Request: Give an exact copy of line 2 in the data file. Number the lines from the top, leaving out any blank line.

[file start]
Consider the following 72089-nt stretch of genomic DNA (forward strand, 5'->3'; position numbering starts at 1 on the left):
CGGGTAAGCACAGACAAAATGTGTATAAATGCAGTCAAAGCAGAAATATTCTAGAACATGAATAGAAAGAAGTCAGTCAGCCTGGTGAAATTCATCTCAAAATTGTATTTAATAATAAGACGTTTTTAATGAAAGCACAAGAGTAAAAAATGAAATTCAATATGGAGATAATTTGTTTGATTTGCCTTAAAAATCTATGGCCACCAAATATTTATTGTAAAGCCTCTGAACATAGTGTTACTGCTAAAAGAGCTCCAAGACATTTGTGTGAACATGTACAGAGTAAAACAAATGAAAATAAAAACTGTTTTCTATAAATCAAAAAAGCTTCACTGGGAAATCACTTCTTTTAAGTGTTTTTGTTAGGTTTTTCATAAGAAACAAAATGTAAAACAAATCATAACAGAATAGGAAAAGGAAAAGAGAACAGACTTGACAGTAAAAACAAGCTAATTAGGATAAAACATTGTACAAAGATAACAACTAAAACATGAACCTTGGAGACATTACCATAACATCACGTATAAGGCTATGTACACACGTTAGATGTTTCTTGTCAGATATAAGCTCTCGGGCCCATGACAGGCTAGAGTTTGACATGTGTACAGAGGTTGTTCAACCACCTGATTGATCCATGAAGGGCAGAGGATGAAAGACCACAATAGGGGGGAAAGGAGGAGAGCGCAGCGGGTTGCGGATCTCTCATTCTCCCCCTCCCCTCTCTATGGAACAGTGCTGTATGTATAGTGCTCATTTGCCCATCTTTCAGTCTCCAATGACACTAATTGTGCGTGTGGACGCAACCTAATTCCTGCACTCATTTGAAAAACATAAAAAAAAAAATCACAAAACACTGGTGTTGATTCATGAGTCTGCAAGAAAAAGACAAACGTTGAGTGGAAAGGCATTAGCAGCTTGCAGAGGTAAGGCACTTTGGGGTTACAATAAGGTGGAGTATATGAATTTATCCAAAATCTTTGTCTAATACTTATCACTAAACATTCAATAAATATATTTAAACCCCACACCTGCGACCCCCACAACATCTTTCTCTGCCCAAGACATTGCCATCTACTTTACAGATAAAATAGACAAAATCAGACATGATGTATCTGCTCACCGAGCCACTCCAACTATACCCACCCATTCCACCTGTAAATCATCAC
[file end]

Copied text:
CGGGTAAGCACAGACAAAATGTGTATAAATGCAGTCAAAGCAGAAATATTCTAGAACATGAATAGAAAGAAGTCAGTCAGCCTGGTGAAATTCATCTCAAAATTGTATTTAATAATAAGACGTTTTTAATGAAAGCACAAGAGTAAAAAATGAAATTCAATATGGAGATAATTTGTTTGATTTGCCTTAAAAATCTATGGCCACCAAATATTTATTGTAAAGCCTCTGAACATAGTGTTACTGCTAAAAGAGCTCCAAGACATTTGTGTGAACATGTACAGAGTAAAACAAATGAAAATAAAAACTGTTTTCTATAAATCAAAAAAGCTTCACTGGGAAATCACTTCTTTTAAGTGTTTTTGTTAGGTTTTTCATAAGAAACAAAATGTAAAACAAATCATAACAGAATAGGAAAAGGAAAAGAGAACAGACTTGACAGTAAAAACAAGCTAATTAGGATAAAACATTGTACAAAGATAACAACTAAAACATGAACCTTGGAGACATTACCATAACATCACGTATAAGGCTATGTACACACGTTAGATGTTTCTTGTCAGATATAAGCTCTCGGGCCCATGACAGGCTAGAGTTTGACATGTGTACAGAGGTTGTTCAACCACCTGATTGATCCATGAAGGGCAGAGGATGAAAGACCACAATAGGGGGGAAAGGAGGAGAGCGCAGCGGGTTGCGGATCTCTCATTCTCCCCCTCCCCTCTCTATGGAACAGTGCTGTATGTATAGTGCTCATTTGCCCATCTTTCAGTCTCCAATGACACTAATTGTGCGTGTGGACGCAACCTAATTCCTGCACTCATTTGAAAAACATAAAAAAAAAAATCACAAAACACTGGTGTTGATTCATGAGTCTGCAAGAAAAAGACAAACGTTGAGTGGAAAGGCATTAGCAGCTTGCAGAGGTAAGGCACTTTGGGGTTACAATAAGGTGGAGTATATGAATTTATCCAAAATCTTTGTCTAATACTTATCACTAAACATTCAATAAATATATTTAAACCCCACACCTGCGACCCCCACAACATCTTTCTCTGCCCAAGACATTGCCATCTACTTTACAGATAAAATAGACAAAATCAGACATGATGTATCTGCTCACCGAGCCACTCCAACTATACCCACCCATTCCACCTGTAAATCATCAC